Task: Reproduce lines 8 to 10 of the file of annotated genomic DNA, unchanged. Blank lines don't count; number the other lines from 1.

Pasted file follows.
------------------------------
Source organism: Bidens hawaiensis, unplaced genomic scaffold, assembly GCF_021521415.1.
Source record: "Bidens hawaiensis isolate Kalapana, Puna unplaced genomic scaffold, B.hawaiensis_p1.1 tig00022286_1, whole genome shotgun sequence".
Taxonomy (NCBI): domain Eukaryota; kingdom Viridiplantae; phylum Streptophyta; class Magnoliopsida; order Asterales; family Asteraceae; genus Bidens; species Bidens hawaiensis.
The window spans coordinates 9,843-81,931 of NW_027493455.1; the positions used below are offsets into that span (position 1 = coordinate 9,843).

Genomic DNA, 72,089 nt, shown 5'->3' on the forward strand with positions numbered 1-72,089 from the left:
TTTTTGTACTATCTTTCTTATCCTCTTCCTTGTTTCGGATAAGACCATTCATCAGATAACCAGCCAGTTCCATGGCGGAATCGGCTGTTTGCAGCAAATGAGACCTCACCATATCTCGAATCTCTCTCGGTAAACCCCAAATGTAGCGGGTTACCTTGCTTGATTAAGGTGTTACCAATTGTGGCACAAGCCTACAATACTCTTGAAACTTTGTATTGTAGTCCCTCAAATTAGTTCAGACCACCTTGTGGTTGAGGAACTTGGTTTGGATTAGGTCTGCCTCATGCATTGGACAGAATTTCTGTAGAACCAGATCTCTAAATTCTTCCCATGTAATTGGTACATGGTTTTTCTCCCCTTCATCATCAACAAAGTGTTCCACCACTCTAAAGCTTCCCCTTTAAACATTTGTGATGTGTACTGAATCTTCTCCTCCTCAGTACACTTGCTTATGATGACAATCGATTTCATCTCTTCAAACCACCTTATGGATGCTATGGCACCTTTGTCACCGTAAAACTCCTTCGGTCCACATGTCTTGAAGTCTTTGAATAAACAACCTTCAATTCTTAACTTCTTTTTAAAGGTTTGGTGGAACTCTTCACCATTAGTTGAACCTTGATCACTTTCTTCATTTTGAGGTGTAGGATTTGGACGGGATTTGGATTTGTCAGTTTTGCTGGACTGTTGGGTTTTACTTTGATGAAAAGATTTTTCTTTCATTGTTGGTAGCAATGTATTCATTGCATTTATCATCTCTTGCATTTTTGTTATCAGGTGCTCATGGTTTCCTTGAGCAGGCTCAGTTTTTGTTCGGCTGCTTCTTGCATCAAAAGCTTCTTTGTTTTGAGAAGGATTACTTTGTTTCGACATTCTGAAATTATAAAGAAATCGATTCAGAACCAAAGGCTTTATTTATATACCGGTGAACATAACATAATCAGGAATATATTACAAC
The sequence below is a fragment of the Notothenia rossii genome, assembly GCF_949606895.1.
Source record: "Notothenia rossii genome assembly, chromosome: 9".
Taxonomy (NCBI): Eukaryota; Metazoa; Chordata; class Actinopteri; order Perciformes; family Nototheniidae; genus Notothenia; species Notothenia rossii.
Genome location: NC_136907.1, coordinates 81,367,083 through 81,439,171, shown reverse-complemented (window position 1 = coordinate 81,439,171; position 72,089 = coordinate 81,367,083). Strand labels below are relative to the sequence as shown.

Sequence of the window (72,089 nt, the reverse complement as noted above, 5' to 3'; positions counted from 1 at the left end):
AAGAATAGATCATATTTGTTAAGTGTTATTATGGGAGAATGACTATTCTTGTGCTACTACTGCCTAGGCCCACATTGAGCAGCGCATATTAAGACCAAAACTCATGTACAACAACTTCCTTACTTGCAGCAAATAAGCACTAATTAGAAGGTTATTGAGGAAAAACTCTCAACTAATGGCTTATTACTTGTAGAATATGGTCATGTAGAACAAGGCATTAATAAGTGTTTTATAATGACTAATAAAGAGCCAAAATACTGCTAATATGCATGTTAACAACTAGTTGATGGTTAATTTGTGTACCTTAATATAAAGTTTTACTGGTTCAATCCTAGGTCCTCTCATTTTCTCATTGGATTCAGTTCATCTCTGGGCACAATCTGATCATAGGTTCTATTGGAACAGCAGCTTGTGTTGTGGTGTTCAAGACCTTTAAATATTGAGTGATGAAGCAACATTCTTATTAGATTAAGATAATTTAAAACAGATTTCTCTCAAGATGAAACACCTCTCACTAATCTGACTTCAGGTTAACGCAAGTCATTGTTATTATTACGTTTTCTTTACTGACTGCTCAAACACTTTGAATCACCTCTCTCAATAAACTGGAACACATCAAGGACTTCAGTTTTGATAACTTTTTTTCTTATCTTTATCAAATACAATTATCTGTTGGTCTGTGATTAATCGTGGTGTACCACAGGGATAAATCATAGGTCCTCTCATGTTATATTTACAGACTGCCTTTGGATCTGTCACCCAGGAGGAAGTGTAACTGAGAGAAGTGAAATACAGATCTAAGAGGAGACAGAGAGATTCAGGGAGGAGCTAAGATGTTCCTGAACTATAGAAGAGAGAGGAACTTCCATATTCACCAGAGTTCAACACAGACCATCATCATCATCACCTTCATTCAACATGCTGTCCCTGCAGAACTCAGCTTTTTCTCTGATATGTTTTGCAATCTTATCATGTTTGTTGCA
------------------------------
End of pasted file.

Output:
Source record: "Notothenia rossii genome assembly, chromosome: 9".
Taxonomy (NCBI): Eukaryota; Metazoa; Chordata; class Actinopteri; order Perciformes; family Nototheniidae; genus Notothenia; species Notothenia rossii.
Genome location: NC_136907.1, coordinates 81,367,083 through 81,439,171, shown reverse-complemented (window position 1 = coordinate 81,439,171; position 72,089 = coordinate 81,367,083). Strand labels below are relative to the sequence as shown.